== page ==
Downloads: Press Release
“El Velador (The Night Watchman),” “Girl Model,” “Give Up Tomorrow,” “I’m Caroline Parker” Are Official Selections; “An American Promise” Selected for the FORUM
Five films slated for the 2012 and 2013 seasons of POV (Point of View) will screen at the 24th International Documentary Film Festival Amsterdam (IDFA), which takes place from Nov. 16-27, 2011. The films are: An American Promise, El Velador (The Night Watchman), Girl Model, Give Up Tomorrow and I’m Caroline Parker: The Good, the Mad, and the Beautiful. POV Executive Producer Simon Kilmurry has been selected as a commissioning editor and will present An American Promise at IDFA’s international co-finance market the FORUM, which will take place from Nov. 21-23.
About the films:
An American Promise by Michele Stephenson and Joe Brewster
In 1999, two African-American boys from Brooklyn entered kindergarten at the Dalton School, an
elite prep school on Manhattan’s Upper East Side. An American Promise follows the boys through
their high school graduation in 2012, providing a rare glimpse into the social and emotional
experiences that shape these boys into men. (USA, 2011, in post-production).
About the FORUM: At this market, filmmakers and producers present their documentary projects to commissioning editors from international television stations and other financiers, with the aim of completing the financing for their films. A total of 57 projects have been selected for the upcoming FORUM.
Girl Model by Ashley Sabin by David Redmon
(Reflecting Images: Best of Fests / DOC U)
Girl Model follows American and Russian model scouts who travel through remote Siberian villages looking for teen girls suitable for modeling jobs in Japan. This poetic film brings viewers into a modeling industry rife with mirrors, images, facades and uncertainty. (USA, 2011, 78 min.)
Give Up Tomorrow by Michael Collins
(Reflecting Images: Best of Fests)
In 1997, two sisters vanished without a trace on the island of Cebu in the Philippines. Paco Larrañaga, a 19-year-old culinary student, was sentenced to death for their rape and murder despite overwhelming evidence to support his innocence. Spanning more than a decade, the film chronicles the shocking corruption within the Philippine judicial system and one of the most sensational cases in the country’s history. Audience Award winner, 2011 Tribeca Film Festival. (USA, 2011, 95 min.) The film was pitched at the FORUM in 2009.
I’m Carolyn Parker: the Good, the Mad, and the Beautiful by Jonathan Demme
(Reflecting Images: Masters)
Filmed over a five-year period, Jonathan Demme’s portrait of post-Katrina New Orleans tells the story of Carolyn Parker, a lifelong resident of the Lower Ninth Ward, as she fights for the right to rebuild her home and community. That she faced these odds with unbridled wit, spirituality and an abiding sense of justice borne of her life in New Orleans makes for a unique cinematic tale of personal triumph. (USA, 2011, 90 min.)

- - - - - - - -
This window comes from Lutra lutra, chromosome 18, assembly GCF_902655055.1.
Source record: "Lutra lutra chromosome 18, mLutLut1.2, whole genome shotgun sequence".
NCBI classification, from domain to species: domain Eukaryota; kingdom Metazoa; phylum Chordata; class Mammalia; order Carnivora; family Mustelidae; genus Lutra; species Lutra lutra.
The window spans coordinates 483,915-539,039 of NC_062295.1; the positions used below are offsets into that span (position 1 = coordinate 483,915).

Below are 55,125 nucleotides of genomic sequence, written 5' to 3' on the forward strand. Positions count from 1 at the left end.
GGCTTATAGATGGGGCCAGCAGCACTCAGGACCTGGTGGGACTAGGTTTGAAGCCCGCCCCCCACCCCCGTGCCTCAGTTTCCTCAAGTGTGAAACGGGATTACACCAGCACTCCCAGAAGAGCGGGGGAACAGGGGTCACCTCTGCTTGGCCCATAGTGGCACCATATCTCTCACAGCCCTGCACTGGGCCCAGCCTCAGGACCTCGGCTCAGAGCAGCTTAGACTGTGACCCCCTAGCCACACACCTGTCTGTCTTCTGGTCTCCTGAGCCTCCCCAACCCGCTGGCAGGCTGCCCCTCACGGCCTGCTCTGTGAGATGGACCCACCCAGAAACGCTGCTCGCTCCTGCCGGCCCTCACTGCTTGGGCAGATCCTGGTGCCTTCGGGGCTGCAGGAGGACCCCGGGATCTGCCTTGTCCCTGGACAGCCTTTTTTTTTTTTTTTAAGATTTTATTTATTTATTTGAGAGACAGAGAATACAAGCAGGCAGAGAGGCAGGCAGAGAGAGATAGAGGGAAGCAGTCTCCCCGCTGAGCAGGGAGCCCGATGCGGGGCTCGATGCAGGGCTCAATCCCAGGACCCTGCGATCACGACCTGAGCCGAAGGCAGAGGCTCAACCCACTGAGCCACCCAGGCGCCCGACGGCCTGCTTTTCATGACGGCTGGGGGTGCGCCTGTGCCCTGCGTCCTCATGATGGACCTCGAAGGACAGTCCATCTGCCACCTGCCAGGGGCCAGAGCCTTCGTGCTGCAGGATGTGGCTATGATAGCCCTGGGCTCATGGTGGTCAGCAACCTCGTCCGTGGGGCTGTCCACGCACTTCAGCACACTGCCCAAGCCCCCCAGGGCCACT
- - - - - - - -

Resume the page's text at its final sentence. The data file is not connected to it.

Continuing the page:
El Velador (The Night Watchman) by Natalia Almada
(Reflecting Images: Best of Fests)
From dusk to dawn, El Velador (The Night Watchman) accompanies Martin, a guard who watches over the extravagant mausoleums of Mexico’s notorious drug lords in Sinaloa, the country’s drug heartland. In the labyrinth of the narco-cemetery, the film about violence without violence reminds us how, in the turmoil of Mexico’s bloodiest conflict since the Revolution, ordinary life persists and quietly defies the dead. (Mexico/USA, 2011, 72 min.) The film was pitched at the FORUM in 2010.
Produced by American Documentary, Inc. and beginning its 25th season in 2012, the award-winning POV series is the longest-running showcase on American television to feature the work of today’s best independent documentary filmmakers. Airing June through September, with primetime specials during the year, POV has brought more than 300 acclaimed documentaries to millions nationwide and has a Webby Award-winning online series, POV’s Borders. Since 1988, POV has pioneered the art of presentation and outreach using independent nonfiction media to build new communities in conversation about today’s most pressing social issues. Visit www.pbs.org/pov.
Major funding for POV is provided by PBS, The John D. and Catherine T. MacArthur Foundation, National Endowment for the Arts, The Educational Foundation of America, New York State Council on the Arts, New York City Department of Cultural Affairs, FACT and public television viewers. Special support provided by the Academy of Motion Picture Arts and Sciences. Funding for POV’s Diverse Voices Project is provided by the Corporation for Public Broadcasting. Project VoiceScape is a partnership of Adobe Youth Voices, PBS and POV. POV is presented by a consortium of public television stations, including WGBH Boston and THIRTEEN in association with WNET.ORG.
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